Njau stopped by a bush, called a whistling thorn, that had developed an interesting defense against grazing. Ants lived in green galls among it's branches. (16:24) Whenever the plant was disturbed, the ants would leave the galls and sting whatever was disturbing the plant. Therefore, any animal attempting to feed on this plant got a painful surprise on it's tongue! In return, the ants got food and shelter from the plant. Njau disturbed a branch, and within seconds, ants appeared.
It was now getting to be late afternoon, and the light was right for some nice photographs.
One of the young tommies thought the road was a nice place to be, until we chased it off. (16:22,21) Of course, it found it's nearby mother. They wandered off together, making a charming picture. (16:20)
We found a pair of secretary birds foraging not far off the road. They were close enough for decent observation and photography. (16:19,18) The long tail feathers were very evident. Secretary birds are considered raptors, although they don't look much like raptors. They eat snakes, rodents, small reptiles, nestling birds, insects, etc. They carry food back to their young in their crops and regurgitate it. This is uncommon among birds. They also kill snakes in an unusual manner. They form a fist with a foot and pelt the snake to death!
We found a bunch of tommies that wanted to race! (16:17) There is also what appears to be a single Grant's gazelle off to the left side.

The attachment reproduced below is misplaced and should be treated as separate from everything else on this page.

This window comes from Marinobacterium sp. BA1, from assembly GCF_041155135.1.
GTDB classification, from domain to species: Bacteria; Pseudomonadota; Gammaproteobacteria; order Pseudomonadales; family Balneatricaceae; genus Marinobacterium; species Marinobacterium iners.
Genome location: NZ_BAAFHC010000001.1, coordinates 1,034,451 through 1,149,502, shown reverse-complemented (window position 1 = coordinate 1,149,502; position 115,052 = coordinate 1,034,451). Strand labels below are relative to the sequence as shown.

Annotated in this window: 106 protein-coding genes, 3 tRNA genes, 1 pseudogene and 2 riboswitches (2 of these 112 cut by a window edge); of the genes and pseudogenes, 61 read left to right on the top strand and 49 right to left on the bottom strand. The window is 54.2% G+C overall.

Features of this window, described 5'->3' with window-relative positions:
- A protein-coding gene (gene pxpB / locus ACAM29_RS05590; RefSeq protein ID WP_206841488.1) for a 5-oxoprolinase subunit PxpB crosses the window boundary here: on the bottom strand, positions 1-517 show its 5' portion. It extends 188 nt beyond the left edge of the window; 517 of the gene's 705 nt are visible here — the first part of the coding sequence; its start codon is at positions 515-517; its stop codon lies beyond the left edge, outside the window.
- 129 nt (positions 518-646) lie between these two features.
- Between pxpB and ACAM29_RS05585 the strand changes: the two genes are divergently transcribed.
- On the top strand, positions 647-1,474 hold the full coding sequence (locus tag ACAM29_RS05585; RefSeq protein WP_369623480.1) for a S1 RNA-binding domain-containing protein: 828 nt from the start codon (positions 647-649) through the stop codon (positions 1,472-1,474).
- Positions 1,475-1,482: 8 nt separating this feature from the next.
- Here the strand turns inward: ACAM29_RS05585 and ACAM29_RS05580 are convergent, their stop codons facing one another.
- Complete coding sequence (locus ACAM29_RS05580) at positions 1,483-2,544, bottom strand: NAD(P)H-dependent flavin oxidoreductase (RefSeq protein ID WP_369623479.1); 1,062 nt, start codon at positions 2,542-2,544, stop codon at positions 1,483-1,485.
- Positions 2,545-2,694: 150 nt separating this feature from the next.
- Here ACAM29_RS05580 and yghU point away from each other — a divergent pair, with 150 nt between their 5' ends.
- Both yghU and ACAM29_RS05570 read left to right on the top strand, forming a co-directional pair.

We passed through Naabi Hill Gate and continued South. Just a couple miles beyond that, we turned Southwest onto a road that took us towards lake Ndutu. There were signs here and there along this road for Lake Ndutu lodge. Their symbol was a genet. Some people call them genet cats, even though they are not felines.
We found a kori bustard close to the road. (16:16,15) Besides being big, I found these birds to be quite handsome. They're certainly one of my favorite African birds, if not my favorite.
The dying light of the day proved perfect for getting some fine photos of a topi. (16:13,12) We stayed and watched this solitary animal for a while, as it was the first one Larry and Teri had seen.
Lake Ndutu and it's smaller companion, Lake Masek were located at the West end of Oldavi gorge. By this point the gorge had widened out into more of a shallow valley. Although water flowed here during the wet season, it was now just a dry, dusty bed. Because the little water that was here tended to concentrate in the lakes, and the soil was so volcanic, the water in them was alkaline. This is why they were called soda lakes. These lakes were not as alkaline as other large alkaline lakes in the world, such as the Dead Sea, and Great Salt Lake. Much birdlife lived in the water, and there were a few species of fish as well.
As a result of La Nina, the short rains in November and December had failed. This made everything extra dry. As a result, the herds had moved North quite early. Normally, this area would be crowded with countless thousands of wildebeest and zebra. We saw an occasional zebra and very few wildebeest here this time. The herds were now where they normally should have been in May. At the time when our camp was booked here, it was anticipated we would be smack dab in the middle of the wildebeest migration. (Camps must be booked months in advance.) We probably would have had wildebeest everywhere, including in camp! (Although Njau said otherwise, I think we would have seen more lions, too, as the nomads tend to follow the herds. The lions we saw here were resident ones.) But, since they couldn't exactly predict the weather, we were not in the best location for the type of game viewing we had anticipated. Although this was a problem, we still were able to see a lot of things, and had little competition for good game viewing.